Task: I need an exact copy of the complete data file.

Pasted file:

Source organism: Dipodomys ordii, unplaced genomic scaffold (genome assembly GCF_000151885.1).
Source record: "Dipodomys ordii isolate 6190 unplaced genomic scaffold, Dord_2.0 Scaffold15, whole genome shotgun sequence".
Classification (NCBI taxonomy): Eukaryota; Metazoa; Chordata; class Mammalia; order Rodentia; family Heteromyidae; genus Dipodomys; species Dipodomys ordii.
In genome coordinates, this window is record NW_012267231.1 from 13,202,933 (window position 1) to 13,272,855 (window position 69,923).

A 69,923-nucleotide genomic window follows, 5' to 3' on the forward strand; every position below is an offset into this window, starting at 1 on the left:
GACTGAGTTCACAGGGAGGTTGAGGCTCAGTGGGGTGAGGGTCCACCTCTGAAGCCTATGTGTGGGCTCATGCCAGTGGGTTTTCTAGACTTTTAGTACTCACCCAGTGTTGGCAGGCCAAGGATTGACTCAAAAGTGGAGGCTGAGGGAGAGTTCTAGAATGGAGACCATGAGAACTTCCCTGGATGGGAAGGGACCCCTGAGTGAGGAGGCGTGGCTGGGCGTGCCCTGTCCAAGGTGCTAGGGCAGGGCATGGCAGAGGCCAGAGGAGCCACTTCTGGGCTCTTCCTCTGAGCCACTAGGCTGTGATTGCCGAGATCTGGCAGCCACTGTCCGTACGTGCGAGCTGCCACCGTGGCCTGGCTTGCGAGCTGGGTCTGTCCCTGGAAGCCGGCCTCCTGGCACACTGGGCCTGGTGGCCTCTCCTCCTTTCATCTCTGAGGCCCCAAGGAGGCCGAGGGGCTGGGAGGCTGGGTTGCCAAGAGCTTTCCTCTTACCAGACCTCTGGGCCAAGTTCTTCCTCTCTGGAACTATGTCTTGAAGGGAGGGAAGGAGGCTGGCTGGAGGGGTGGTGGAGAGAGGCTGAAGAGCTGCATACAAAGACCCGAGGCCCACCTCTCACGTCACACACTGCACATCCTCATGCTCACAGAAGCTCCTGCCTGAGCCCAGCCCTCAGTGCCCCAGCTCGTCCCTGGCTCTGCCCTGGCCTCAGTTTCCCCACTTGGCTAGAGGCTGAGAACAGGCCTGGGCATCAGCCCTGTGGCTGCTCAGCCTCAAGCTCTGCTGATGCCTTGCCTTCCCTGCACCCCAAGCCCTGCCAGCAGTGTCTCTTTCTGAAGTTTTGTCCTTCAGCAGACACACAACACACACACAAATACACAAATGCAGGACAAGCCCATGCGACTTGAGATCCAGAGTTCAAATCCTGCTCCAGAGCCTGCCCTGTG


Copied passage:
Source organism: Dipodomys ordii, unplaced genomic scaffold (genome assembly GCF_000151885.1).
Source record: "Dipodomys ordii isolate 6190 unplaced genomic scaffold, Dord_2.0 Scaffold15, whole genome shotgun sequence".
Classification (NCBI taxonomy): Eukaryota; Metazoa; Chordata; class Mammalia; order Rodentia; family Heteromyidae; genus Dipodomys; species Dipodomys ordii.
In genome coordinates, this window is record NW_012267231.1 from 13,202,933 (window position 1) to 13,272,855 (window position 69,923).

A 69,923-nucleotide genomic window follows, 5' to 3' on the forward strand; every position below is an offset into this window, starting at 1 on the left:
GACTGAGTTCACAGGGAGGTTGAGGCTCAGTGGGGTGAGGGTCCACCTCTGAAGCCTATGTGTGGGCTCATGCCAGTGGGTTTTCTAGACTTTTAGTACTCACCCAGTGTTGGCAGGCCAAGGATTGACTCAAAAGTGGAGGCTGAGGGAGAGTTCTAGAATGGAGACCATGAGAACTTCCCTGGATGGGAAGGGACCCCTGAGTGAGGAGGCGTGGCTGGGCGTGCCCTGTCCAAGGTGCTAGGGCAGGGCATGGCAGAGGCCAGAGGAGCCACTTCTGGGCTCTTCCTCTGAGCCACTAGGCTGTGATTGCCGAGATCTGGCAGCCACTGTCCGTACGTGCGAGCTGCCACCGTGGCCTGGCTTGCGAGCTGGGTCTGTCCCTGGAAGCCGGCCTCCTGGCACACTGGGCCTGGTGGCCTCTCCTCCTTTCATCTCTGAGGCCCCAAGGAGGCCGAGGGGCTGGGAGGCTGGGTTGCCAAGAGCTTTCCTCTTACCAGACCTCTGGGCCAAGTTCTTCCTCTCTGGAACTATGTCTTGAAGGGAGGGAAGGAGGCTGGCTGGAGGGGTGGTGGAGAGAGGCTGAAGAGCTGCATACAAAGACCCGAGGCCCACCTCTCACGTCACACACTGCACATCCTCATGCTCACAGAAGCTCCTGCCTGAGCCCAGCCCTCAGTGCCCCAGCTCGTCCCTGGCTCTGCCCTGGCCTCAGTTTCCCCACTTGGCTAGAGGCTGAGAACAGGCCTGGGCATCAGCCCTGTGGCTGCTCAGCCTCAAGCTCTGCTGATGCCTTGCCTTCCCTGCACCCCAAGCCCTGCCAGCAGTGTCTCTTTCTGAAGTTTTGTCCTTCAGCAGACACACAACACACACACAAATACACAAATGCAGGACAAGCCCATGCGACTTGAGATCCAGAGTTCAAATCCTGCTCCAGAGCCTGCCCTGTG